Mycelium is a vegetative fungus that has recently been exposed to the industrial design world as a bio-mimetic solution to replace Styrofoam in building and packaging. The largest organism in the world, Mycelium is the white threadlike matrix that is essential in both terrestrial and aquatic ecosystems to deliver and store nutrients and water throughout the forest floor. Mycelium performs as a biological filter, and is essential to the decomposition of organic material in nature, metabolizing and creating fresh nutrients for the growth of new plant matter.

MyChair is grown from Mycelium, a material that grows to exact shapes behooving a sculpture with a hot-knife, yet functions as a mossy nurse-log in the forest. MyChair is a new landscape, engineered by nature and formed by designers to be both a biological and technogical nutrient. It embodies a new evolution of humankind’s relationship with the organic.  These verdant structures can be donated and distributed throughout the metropolitan area.

Mycelium provides an ideal material for adjustable seating for it is lightweight and provides easy maneuverability for any visitor. Mycelium is a network of fine white filaments found within mushrooms that provides a 100% bio-degradable material. To translate these filaments into a working object we collect post-industrial wood scraps which we use as foodstock for the mycelium. Inside our MyChair molds, we allow the mycelium to grow and fill the space which typically takes 5 days. Once the chair has taken shape, it is coated with hemp and rubber to provide a functional and lightweight seating option.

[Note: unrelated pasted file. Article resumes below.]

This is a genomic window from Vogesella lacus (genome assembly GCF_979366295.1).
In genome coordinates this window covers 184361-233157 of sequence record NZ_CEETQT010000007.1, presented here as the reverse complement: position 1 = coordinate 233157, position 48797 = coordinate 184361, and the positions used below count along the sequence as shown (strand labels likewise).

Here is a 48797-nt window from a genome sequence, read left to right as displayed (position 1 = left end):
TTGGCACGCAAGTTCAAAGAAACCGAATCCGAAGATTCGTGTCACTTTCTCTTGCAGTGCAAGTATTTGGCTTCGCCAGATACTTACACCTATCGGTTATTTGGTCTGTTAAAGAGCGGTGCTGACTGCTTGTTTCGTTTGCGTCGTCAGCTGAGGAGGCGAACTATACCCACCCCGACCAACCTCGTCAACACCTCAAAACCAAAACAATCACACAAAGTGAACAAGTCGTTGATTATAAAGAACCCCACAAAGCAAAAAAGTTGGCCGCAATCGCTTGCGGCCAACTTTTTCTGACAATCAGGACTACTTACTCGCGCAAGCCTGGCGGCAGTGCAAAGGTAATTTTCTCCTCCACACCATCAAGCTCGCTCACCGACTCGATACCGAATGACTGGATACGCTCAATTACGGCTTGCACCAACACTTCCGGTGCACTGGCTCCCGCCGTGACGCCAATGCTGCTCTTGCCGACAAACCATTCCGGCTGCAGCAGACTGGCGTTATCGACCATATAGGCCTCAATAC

Each Spring a fresh batch of MyChairs are grown in re-usable formwork to inexpensively replace the last crop.  There’s new life in last year’s batch however.  Water during the winter and early spring has reached seeds implanted within the mycellium.  Sprouts erupt out of Mychair as if out of a chair shaped earthen bed.  Chairs of moss, ferns, wildflowers, weeds, and mushrooms become a visual reminder of the natural cycles of life.

Program: Inexpensive, Bio-compostable Chair
Status: Concept Development 2011-2012
Project Architect: Thomas Kosbau
Design Team: Sergio Saucedo, Joseph Hines